Central Station is a hub for the city with many trains going in all directions, over bridges and people walking in a thousand different directions at once. Everywhere you look there are important looking monuments and statues. The station somehow comes to life even more when it snows.
In the world famous Karolinska Hospital and Institute a huge painted mural is the focus of the entrance and outside buses advertise the ABBA museum where we can all become instant dancing queens.
A walk along the river provides a back drop to the city with steeples and important looking buildings rising out of the dusk. The daffodil bulbs have been slow to wake up and grow.
At dusk many of the buildings look formal and a little grand and loom up out of what is left of the little fading light. There was an air of grandeur emanating from many of them without even knowing their purpose with an imposing look.
The air was cold, two degrees Celsius in fact, with snow forecast for two days time and one could almost smell that in the air. The coffee shops do a brisk trade. They serve you quickly and are many hierarchies above Starbucks and Costa Coffee in both their friendliness and ability to serve customers quickly. Not cheap though, with a coffee poured from an urn, some Colombian special coffee 39 SK, so to me 5 euros. The shops were warm and inviting and many of those inside were similar to me, single people in there for a reason, using their computer or talking on the phone to escape transiently the cold.
Generically though there is a massive difference to the UK in that anyone serving be it coffee, food or hotel workers, are unfailingly polite and respectful and provide a clear service, instead of the sometimes angry and often indifferent service that one gets in UK. And I think I am right. Contrasting similar workers in similar shops in both countries.
Sweden is not a cheap country though. A salami pizza, maybe 50% larger than needed or usual, cost 180 SK, so around 20 euros. A return ticket on the Arlanda Express, which takes you directly from Arlanda airport to central Stockholm is 520 SK.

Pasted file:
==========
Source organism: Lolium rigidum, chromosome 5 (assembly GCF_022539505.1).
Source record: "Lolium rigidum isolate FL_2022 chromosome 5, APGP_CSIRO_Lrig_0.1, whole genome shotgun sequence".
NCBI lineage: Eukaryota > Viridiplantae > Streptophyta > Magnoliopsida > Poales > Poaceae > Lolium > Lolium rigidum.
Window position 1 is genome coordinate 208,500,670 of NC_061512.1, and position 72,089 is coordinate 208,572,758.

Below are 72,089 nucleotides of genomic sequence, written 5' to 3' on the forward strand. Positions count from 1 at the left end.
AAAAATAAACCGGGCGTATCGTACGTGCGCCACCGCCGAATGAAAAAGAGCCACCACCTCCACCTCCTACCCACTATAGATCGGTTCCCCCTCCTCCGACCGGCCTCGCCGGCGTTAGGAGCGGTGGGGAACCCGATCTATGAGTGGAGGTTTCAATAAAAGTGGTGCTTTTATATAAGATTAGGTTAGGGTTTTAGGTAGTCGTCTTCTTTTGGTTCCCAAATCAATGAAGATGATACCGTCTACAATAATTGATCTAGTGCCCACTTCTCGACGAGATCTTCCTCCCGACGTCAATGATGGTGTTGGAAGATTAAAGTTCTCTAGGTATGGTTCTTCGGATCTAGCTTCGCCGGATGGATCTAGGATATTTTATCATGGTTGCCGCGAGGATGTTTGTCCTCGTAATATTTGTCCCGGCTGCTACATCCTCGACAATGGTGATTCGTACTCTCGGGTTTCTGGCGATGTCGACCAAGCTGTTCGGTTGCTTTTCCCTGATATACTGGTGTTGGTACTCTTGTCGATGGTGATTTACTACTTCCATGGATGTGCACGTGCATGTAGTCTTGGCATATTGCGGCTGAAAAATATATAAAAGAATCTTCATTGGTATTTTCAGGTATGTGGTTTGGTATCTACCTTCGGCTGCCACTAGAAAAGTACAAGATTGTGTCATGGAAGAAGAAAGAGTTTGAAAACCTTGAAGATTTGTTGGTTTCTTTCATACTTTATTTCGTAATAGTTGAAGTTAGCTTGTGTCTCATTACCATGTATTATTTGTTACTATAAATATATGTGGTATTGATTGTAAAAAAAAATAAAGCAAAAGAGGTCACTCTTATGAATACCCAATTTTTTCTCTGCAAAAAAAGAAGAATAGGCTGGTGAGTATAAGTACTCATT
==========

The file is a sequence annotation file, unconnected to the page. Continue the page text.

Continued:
The highlight of the short walk around was smelling then finding a small stall on the edge of the water selling crepes and waffles decorated with the most gorgeous and calorific toppings. I can recommend paying 60 SK for a waffle covered with Nutella and white chocolate, that was less rich then it sounded but a perfect antidote and therapy to the cold that was making hunger come to life.
Central Madrid is a fascinating place and full of fascinating people. In some regards it is like Amsterdam in that one can walk to most places with a little bit of planning. Despite daytime temperatures being as high as 16 degrees celsius, many locals dressed in warm coats suggesting that Madrid was a suburb of Antarctica. Smoking was it seems obligatory with no actual need to buy cigarettes as breathing the air in certain places would contain just as much nicotine. I am surprised that there these many cigarettes left in Madrid. Getting from Madrid Barajas Airport is painless taking around 20-25 minutes and costing in March 2016 a fixed fare of €30 and the taxi drivers do not seem to expect a tip.
The one thing to get used to very quickly is that Spanish locals tend to push and shove more than other Europeans and I doubt a word exists for ” to queue” in the Spanish dictionary. A nice facet was that many locals did not or chose not to speak English, meaning that it was essential to at least try and convey questions in Spanish. I like this. Why should we expect the world to speak our language and make little attempt to speak theirs?
The day seems to start late for most citizens of Madrid and the streets and parks are almost empty at 11 am which makes early visiting a good option. A downside is the plethora of mostly dreadful accordion players and other “musicians” making a fearsome noise totally unwanted, then waving various sized containers in your face for money. I would happily donate to stop them playing but that seems a little mean.
Madrid is a busy city and most pavements and walkways even in the parks are crowded and do not expect the Spanish to be fast walkers. Plenty of cafes and bars, and various eating places. There is another curious Spanish habit, in that they do not like their food hot in temperature. Even when food starts hot it is often served on cold plates, such as my omelette in the hotel this morning.
Madrid does seem to be divided into two very different parts. The city centre shopping area in and around Gran Via is incredibly busy and in fact I can only recall the pavements of Hong Kong being busier and almost impassable at times. Everyone carries it seems a dozen shopping bags and the entrance to Primark looks like a football crowd. In contrast the parks may get busy but are essentially beautiful places to walk and very relaxing. At the end of Gran Via however one reaches Plaza Espana with some interesting monuments and areas of grass to relax on. One statue has to be seen from a couple of directions to avoid giving the wrong impression of what is intended to be conveyed, which is the pouring of water!